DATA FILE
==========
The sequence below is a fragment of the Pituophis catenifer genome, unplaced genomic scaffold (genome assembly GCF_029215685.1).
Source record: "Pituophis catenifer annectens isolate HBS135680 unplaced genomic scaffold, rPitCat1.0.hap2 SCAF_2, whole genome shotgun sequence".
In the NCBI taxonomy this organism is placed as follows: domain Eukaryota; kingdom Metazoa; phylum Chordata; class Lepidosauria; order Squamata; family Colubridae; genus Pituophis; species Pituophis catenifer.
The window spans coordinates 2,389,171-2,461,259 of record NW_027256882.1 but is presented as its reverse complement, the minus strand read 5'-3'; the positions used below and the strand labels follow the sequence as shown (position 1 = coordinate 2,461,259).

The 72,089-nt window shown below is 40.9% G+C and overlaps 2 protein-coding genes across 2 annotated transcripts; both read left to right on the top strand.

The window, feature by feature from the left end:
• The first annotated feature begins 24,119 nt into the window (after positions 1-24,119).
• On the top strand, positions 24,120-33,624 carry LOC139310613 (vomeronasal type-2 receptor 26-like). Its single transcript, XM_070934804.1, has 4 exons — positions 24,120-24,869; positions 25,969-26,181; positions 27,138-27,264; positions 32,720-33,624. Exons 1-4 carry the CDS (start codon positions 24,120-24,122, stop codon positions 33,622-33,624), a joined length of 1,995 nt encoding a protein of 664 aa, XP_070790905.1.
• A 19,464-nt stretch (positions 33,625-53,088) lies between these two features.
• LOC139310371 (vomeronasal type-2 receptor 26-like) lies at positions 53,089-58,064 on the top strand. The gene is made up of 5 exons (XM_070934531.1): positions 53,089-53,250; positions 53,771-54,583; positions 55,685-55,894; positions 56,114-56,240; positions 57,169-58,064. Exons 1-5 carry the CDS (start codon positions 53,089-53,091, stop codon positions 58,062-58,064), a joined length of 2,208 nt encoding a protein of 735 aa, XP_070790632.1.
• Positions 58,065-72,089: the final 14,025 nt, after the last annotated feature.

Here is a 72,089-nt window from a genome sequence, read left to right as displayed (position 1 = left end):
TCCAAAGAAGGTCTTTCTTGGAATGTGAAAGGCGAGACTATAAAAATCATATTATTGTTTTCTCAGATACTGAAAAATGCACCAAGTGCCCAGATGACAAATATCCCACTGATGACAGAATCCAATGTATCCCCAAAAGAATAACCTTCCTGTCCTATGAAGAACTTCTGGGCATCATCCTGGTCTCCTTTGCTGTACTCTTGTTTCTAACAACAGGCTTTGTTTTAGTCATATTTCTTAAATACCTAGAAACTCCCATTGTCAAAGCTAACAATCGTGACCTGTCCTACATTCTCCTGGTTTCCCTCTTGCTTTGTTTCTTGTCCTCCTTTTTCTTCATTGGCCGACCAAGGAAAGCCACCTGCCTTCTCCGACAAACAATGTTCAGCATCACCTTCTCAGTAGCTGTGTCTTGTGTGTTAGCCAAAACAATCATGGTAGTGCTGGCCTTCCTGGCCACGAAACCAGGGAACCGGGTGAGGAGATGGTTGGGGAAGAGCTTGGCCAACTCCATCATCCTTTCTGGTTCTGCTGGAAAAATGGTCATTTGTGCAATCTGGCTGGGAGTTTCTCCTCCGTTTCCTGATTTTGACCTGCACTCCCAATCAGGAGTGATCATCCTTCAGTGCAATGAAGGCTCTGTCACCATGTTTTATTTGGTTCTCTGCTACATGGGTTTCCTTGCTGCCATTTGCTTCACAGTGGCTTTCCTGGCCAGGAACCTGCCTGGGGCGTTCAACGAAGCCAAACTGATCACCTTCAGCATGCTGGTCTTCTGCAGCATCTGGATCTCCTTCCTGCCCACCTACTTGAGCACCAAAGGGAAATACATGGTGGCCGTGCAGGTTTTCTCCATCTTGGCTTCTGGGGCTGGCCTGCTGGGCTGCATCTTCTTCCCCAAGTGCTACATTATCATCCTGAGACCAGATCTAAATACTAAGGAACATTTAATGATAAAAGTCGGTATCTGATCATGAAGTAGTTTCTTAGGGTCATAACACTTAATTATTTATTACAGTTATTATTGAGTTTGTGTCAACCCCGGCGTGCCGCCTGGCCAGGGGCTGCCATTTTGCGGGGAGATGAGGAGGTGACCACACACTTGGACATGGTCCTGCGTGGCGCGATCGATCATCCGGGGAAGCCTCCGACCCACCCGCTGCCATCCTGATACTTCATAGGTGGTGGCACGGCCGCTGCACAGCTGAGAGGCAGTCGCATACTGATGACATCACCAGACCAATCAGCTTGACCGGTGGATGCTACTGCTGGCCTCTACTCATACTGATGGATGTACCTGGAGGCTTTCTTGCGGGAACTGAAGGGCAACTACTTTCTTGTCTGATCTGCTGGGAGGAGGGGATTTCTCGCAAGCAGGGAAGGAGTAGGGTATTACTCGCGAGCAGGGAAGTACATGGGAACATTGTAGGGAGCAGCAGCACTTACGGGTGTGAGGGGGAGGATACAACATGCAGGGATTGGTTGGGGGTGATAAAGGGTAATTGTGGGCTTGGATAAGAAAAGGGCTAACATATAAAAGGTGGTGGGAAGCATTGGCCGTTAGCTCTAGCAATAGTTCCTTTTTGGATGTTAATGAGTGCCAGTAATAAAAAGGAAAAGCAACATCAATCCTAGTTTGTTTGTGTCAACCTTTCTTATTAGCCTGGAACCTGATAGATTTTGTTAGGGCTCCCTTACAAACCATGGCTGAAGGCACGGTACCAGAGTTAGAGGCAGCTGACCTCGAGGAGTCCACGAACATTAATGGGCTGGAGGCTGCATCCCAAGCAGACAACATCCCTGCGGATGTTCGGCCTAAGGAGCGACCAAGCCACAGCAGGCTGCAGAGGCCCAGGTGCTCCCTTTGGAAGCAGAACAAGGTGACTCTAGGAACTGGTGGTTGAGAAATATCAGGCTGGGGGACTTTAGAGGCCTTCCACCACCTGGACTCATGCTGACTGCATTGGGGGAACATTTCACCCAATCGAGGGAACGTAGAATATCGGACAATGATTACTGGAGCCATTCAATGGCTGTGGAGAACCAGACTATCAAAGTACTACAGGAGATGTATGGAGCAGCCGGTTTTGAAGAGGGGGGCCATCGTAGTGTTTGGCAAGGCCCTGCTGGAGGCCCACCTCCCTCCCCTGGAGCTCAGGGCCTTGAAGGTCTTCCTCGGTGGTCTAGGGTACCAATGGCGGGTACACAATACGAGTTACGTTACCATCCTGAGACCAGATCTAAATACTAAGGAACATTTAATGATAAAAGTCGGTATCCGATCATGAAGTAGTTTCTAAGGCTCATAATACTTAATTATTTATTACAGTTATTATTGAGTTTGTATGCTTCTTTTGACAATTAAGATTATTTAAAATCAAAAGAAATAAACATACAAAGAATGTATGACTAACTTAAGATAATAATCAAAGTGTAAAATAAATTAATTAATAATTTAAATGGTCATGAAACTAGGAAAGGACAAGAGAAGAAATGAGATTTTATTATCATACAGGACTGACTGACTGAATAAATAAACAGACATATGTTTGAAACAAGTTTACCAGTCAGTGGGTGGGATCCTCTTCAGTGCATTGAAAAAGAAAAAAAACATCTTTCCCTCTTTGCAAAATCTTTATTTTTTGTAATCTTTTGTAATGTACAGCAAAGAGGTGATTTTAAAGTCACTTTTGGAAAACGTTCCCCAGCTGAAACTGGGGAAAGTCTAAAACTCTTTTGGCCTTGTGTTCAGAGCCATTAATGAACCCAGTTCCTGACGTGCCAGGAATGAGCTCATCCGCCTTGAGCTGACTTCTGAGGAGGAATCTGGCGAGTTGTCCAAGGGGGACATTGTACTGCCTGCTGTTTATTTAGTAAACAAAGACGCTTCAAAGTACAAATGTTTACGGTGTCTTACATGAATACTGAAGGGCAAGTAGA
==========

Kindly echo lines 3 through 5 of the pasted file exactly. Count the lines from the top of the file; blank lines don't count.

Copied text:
In the NCBI taxonomy this organism is placed as follows: domain Eukaryota; kingdom Metazoa; phylum Chordata; class Lepidosauria; order Squamata; family Colubridae; genus Pituophis; species Pituophis catenifer.
The window spans coordinates 2,389,171-2,461,259 of record NW_027256882.1 but is presented as its reverse complement, the minus strand read 5'-3'; the positions used below and the strand labels follow the sequence as shown (position 1 = coordinate 2,461,259).

The 72,089-nt window shown below is 40.9% G+C and overlaps 2 protein-coding genes across 2 annotated transcripts; both read left to right on the top strand.